A historian claims to have found the earliest use of the word "fuck" in the English language, in court documents from the 14th century.
Dr Paul Booth, a senior research fellow at Keele University, found evidence of a man named "Roger Fuckbythenavele" from Chester county court plea rolls in 1310.
"I've been going through these magnificent records and I came across this by accident," Dr Booth explained to MailOnline. "It really does shout out at you."
An excerpt from the documents reads:
County Court of Chester, held on Tuesday after the feast of St Nicholas, 4 Edw. II, before Payn Tibotot, justiciar of Chester (8th December 1310)
A man called "Roger Fuckbythenavele" was exacted for the first time [the process preliminary to outlawry].
TNA CHES 29/23 m 10d
The historian says the man was going through the process of being outlawed and it appears he had been given this nickname - either as an "inexperienced copulator" or as a "rather extravagant explanation for a dimwit" - by a court clerk.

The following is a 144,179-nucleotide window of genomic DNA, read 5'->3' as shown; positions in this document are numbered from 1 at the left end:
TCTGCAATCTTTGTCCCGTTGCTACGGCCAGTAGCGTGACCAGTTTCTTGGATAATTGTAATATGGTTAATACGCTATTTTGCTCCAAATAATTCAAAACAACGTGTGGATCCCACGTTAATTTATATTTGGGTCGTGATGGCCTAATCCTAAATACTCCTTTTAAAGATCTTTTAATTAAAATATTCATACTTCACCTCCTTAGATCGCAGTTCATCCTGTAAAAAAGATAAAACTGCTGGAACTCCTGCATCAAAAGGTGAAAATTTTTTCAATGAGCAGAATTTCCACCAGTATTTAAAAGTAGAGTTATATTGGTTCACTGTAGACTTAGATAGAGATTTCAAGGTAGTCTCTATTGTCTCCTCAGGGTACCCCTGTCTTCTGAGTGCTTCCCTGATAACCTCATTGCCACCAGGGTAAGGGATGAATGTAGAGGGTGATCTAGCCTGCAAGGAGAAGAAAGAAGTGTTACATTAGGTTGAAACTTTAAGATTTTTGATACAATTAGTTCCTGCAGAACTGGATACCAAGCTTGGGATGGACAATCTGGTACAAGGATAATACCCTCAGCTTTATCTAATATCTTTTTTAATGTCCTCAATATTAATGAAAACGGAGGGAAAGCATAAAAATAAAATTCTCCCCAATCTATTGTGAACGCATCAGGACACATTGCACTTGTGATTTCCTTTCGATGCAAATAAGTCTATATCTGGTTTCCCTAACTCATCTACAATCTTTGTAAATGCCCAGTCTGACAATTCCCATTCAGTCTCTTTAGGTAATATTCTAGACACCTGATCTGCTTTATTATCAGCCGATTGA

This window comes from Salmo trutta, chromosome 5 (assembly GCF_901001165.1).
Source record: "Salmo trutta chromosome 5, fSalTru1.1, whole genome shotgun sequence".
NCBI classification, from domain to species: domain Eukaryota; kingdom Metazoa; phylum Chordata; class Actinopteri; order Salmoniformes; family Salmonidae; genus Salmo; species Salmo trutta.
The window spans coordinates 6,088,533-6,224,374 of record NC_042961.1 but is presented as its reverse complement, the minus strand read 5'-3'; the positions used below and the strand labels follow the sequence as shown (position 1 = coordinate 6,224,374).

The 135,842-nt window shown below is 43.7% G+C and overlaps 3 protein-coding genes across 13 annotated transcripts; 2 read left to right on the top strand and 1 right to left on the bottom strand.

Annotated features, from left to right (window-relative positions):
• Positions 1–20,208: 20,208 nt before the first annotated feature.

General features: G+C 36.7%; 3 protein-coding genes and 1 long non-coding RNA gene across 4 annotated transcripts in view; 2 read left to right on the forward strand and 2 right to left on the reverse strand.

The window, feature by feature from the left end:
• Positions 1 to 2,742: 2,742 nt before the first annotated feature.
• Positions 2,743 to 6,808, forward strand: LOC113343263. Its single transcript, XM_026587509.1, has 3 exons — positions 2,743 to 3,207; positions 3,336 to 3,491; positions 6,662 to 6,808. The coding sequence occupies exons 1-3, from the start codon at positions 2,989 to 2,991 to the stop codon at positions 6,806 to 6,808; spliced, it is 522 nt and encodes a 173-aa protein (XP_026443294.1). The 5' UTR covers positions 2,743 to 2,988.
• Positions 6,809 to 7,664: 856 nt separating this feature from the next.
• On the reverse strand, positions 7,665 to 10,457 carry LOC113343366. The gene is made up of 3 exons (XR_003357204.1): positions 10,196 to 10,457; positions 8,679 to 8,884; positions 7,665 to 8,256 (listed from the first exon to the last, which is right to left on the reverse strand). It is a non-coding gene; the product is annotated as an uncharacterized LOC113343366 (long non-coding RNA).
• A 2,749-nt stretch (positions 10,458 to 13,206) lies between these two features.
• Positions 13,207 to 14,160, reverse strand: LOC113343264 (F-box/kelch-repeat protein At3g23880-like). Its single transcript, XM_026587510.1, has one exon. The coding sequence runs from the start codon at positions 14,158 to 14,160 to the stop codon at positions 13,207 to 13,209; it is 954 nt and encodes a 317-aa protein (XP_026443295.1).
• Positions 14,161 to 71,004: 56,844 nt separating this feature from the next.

Before this latest discovery, the earliest known use of the F-word was said to be in a 1475 poem Flen flyys - where a line reads "they are not in Heaven, since they fuck the wives of Ely" - however because the poem is written in Anglo-Latin it may not be the earliest form in true English.
Another early use of the swear word was from an angry monk in 1528, who wrote of a fellow monk in the margin of a book: "O d fuckin abott."